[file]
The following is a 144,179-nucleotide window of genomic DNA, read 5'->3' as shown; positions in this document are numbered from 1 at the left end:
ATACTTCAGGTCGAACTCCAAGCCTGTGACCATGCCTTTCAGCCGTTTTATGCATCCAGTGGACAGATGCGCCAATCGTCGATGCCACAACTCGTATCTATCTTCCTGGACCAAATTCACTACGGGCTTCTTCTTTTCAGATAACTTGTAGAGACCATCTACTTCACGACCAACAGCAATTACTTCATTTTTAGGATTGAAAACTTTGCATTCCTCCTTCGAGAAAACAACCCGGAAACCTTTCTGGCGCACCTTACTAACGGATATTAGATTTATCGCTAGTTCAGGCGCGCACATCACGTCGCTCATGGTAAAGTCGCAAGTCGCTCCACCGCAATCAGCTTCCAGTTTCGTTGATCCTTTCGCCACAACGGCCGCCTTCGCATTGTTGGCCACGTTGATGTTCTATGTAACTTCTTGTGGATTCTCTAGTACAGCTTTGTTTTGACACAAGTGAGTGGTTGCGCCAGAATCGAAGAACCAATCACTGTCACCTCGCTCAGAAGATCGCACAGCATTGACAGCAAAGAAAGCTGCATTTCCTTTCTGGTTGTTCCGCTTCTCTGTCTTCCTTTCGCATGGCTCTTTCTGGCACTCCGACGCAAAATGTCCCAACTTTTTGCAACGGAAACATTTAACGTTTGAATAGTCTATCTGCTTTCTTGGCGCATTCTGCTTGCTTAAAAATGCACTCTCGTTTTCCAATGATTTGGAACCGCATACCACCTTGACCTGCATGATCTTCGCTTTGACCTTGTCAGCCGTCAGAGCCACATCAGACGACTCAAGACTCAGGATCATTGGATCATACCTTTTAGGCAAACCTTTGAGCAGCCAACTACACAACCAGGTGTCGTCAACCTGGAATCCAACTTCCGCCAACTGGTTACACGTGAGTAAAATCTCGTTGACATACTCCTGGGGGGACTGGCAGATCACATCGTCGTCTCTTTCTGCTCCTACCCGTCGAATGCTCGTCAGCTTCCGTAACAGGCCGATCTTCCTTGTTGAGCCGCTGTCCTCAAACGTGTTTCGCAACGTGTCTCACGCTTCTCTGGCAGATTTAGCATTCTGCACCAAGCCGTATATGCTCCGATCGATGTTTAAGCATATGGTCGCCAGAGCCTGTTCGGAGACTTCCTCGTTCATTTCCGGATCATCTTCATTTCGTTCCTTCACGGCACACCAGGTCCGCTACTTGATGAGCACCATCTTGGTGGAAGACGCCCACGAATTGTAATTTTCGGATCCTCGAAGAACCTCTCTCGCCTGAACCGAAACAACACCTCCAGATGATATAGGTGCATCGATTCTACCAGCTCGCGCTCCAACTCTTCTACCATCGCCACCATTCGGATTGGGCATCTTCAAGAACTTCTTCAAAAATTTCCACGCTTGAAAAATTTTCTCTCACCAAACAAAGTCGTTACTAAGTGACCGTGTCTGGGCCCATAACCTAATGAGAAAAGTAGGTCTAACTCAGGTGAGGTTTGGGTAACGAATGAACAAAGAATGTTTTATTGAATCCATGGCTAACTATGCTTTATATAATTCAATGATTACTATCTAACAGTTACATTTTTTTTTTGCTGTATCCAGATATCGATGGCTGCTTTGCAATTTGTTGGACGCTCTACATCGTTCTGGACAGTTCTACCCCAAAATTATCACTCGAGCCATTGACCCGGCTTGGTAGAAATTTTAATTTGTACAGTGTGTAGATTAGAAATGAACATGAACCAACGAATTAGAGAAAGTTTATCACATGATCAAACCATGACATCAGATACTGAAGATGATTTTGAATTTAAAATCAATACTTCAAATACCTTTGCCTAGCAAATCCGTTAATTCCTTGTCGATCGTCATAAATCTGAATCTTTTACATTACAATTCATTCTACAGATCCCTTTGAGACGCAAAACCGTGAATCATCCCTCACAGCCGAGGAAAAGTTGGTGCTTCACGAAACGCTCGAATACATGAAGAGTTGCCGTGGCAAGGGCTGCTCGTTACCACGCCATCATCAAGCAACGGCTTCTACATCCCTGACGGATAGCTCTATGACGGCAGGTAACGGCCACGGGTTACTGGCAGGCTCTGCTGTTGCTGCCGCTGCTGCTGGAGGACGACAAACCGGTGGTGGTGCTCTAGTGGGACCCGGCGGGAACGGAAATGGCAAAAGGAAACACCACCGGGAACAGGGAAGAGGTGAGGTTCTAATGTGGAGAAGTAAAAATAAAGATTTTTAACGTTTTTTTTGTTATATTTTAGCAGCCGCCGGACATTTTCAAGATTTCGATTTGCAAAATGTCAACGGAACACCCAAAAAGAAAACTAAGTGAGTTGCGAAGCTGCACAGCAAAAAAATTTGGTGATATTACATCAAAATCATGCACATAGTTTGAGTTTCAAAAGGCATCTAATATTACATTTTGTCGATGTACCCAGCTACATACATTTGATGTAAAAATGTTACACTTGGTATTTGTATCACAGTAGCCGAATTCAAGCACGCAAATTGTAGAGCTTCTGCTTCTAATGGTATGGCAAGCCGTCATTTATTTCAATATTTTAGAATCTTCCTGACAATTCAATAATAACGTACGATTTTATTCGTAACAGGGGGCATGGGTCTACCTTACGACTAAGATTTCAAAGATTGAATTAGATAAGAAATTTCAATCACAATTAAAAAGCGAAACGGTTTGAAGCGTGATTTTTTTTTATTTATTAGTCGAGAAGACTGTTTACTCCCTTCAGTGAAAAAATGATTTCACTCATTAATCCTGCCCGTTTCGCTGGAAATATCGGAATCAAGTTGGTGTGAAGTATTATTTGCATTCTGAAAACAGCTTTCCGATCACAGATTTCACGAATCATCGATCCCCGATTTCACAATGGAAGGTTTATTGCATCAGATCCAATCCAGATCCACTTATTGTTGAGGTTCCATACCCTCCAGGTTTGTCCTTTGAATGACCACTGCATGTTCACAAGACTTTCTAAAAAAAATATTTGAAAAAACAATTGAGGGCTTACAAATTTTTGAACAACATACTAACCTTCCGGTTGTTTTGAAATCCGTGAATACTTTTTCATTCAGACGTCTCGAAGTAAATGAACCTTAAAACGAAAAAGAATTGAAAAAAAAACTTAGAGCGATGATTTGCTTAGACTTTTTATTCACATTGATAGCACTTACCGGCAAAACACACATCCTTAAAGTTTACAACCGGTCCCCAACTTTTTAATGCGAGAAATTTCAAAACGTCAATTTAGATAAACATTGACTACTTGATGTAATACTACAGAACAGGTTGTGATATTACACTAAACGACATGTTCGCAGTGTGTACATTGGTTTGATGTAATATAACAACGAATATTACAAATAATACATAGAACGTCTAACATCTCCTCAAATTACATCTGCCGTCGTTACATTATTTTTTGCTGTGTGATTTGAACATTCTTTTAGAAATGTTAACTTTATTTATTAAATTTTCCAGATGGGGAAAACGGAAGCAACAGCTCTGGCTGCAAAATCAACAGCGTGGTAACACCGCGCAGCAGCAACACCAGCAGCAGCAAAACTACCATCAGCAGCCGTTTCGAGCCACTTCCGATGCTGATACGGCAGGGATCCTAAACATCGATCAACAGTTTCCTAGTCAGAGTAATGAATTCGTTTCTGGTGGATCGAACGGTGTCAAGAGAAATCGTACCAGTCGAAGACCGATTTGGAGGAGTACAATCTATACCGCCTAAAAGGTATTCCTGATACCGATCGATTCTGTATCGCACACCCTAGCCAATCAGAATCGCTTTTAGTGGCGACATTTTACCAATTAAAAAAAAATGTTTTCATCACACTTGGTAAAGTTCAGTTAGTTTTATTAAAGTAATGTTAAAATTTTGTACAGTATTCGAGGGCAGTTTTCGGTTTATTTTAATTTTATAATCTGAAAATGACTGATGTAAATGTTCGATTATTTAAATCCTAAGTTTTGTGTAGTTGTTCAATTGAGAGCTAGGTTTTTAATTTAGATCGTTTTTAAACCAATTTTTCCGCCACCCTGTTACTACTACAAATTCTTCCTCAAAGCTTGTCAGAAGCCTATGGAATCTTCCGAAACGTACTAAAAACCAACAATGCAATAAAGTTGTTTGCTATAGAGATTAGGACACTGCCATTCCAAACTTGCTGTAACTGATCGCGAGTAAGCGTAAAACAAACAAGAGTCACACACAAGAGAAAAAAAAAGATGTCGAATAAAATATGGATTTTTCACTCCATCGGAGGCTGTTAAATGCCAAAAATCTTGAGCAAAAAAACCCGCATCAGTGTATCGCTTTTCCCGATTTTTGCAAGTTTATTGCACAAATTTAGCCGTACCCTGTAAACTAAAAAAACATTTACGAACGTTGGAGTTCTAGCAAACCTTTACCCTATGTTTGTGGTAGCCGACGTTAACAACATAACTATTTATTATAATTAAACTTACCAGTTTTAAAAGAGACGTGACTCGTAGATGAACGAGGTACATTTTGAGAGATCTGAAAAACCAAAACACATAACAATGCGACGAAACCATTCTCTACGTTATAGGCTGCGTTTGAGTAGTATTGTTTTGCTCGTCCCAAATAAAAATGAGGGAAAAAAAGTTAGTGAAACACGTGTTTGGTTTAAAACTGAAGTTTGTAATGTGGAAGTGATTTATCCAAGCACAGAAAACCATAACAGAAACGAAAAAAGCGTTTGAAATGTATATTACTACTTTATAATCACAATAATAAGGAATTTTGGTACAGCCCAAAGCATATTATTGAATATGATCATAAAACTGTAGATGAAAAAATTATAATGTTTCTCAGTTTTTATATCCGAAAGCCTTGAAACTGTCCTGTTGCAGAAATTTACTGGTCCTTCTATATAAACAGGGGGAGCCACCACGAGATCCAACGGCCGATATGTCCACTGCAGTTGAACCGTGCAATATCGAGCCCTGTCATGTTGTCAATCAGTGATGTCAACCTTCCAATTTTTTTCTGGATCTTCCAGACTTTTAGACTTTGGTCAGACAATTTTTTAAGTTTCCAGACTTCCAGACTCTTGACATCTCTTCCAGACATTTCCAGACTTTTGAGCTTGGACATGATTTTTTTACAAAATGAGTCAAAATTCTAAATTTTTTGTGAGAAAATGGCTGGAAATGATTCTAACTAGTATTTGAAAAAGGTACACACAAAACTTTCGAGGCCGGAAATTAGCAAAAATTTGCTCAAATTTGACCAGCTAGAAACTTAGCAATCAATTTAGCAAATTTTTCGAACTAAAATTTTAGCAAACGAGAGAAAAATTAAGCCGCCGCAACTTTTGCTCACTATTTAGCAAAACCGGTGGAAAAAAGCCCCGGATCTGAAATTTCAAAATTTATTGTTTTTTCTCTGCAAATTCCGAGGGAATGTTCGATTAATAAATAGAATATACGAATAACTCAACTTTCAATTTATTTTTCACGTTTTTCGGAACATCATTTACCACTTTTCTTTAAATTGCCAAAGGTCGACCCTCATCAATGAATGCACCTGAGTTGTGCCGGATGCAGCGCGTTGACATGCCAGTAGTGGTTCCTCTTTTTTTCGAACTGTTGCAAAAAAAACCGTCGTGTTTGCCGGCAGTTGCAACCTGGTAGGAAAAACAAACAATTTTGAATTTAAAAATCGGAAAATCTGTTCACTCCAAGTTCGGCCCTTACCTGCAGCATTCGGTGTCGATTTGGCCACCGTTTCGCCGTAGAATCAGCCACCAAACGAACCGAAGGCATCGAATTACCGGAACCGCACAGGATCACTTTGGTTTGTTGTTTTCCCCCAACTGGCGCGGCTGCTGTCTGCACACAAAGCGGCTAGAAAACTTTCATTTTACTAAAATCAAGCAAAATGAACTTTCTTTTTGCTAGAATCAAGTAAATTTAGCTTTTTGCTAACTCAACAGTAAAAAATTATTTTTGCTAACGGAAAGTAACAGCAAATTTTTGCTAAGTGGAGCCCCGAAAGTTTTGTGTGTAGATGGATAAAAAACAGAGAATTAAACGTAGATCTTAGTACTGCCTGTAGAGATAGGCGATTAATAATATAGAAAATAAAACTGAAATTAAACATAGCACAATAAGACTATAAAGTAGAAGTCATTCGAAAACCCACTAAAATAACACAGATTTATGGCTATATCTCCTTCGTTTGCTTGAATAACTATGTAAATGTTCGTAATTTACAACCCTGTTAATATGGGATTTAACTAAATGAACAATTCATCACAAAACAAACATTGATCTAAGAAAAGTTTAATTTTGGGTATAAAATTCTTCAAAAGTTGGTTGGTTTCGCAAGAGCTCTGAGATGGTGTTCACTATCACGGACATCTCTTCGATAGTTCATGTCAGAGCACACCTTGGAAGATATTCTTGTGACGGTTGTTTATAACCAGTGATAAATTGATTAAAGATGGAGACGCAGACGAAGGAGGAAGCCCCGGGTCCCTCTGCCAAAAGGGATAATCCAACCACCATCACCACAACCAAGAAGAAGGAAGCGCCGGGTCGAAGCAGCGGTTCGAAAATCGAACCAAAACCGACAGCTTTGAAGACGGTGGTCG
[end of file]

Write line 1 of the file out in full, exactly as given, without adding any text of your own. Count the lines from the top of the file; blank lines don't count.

The following is a 144,179-nucleotide window of genomic DNA, read 5'->3' as shown; positions in this document are numbered from 1 at the left end: